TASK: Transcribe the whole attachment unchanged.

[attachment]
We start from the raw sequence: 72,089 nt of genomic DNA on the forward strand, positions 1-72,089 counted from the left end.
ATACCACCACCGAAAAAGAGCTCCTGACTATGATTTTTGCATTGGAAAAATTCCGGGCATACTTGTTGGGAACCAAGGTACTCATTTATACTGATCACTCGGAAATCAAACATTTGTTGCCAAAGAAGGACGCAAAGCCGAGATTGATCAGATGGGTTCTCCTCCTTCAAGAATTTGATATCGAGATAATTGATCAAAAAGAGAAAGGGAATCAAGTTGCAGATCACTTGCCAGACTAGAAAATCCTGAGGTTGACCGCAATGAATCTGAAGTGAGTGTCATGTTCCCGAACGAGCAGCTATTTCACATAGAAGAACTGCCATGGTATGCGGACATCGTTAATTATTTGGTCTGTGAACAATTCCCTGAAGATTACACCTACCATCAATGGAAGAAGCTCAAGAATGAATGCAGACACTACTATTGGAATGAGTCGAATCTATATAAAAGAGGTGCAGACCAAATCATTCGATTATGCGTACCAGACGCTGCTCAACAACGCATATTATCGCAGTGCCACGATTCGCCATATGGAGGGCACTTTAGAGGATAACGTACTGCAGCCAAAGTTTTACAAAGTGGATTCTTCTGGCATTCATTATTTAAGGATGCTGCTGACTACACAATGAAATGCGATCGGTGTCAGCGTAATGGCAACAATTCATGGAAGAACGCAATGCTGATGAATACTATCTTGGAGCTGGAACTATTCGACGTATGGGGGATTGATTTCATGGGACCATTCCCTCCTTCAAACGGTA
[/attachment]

We start from the raw sequence: 72,089 nt of genomic DNA on the forward strand, positions 1-72,089 counted from the left end.
ATACCACCACCGAAAAAGAGCTCCTGACTATGATTTTTGCATTGGAAAAATTCCGGGCATACTTGTTGGGAACCAAGGTACTCATTTATACTGATCACTCGGAAATCAAACATTTGTTGCCAAAGAAGGACGCAAAGCCGAGATTGATCAGATGGGTTCTCCTCCTTCAAGAATTTGATATCGAGATAATTGATCAAAAAGAGAAAGGGAATCAAGTTGCAGATCACTTGCCAGACTAGAAAATCCTGAGGTTGACCGCAATGAATCTGAAGTGAGTGTCATGTTCCCGAACGAGCAGCTATTTCACATAGAAGAACTGCCATGGTATGCGGACATCGTTAATTATTTGGTCTGTGAACAATTCCCTGAAGATTACACCTACCATCAATGGAAGAAGCTCAAGAATGAATGCAGACACTACTATTGGAATGAGTCGAATCTATATAAAAGAGGTGCAGACCAAATCATTCGATTATGCGTACCAGACGCTGCTCAACAACGCATATTATCGCAGTGCCACGATTCGCCATATGGAGGGCACTTTAGAGGATAACGTACTGCAGCCAAAGTTTTACAAAGTGGATTCTTCTGGCATTCATTATTTAAGGATGCTGCTGACTACACAATGAAATGCGATCGGTGTCAGCGTAATGGCAACAATTCATGGAAGAACGCAATGCTGATGAATACTATCTTGGAGCTGGAACTATTCGACGTATGGGGGATTGATTTCATGGGACCATTCCCTCCTTCAAACGGTA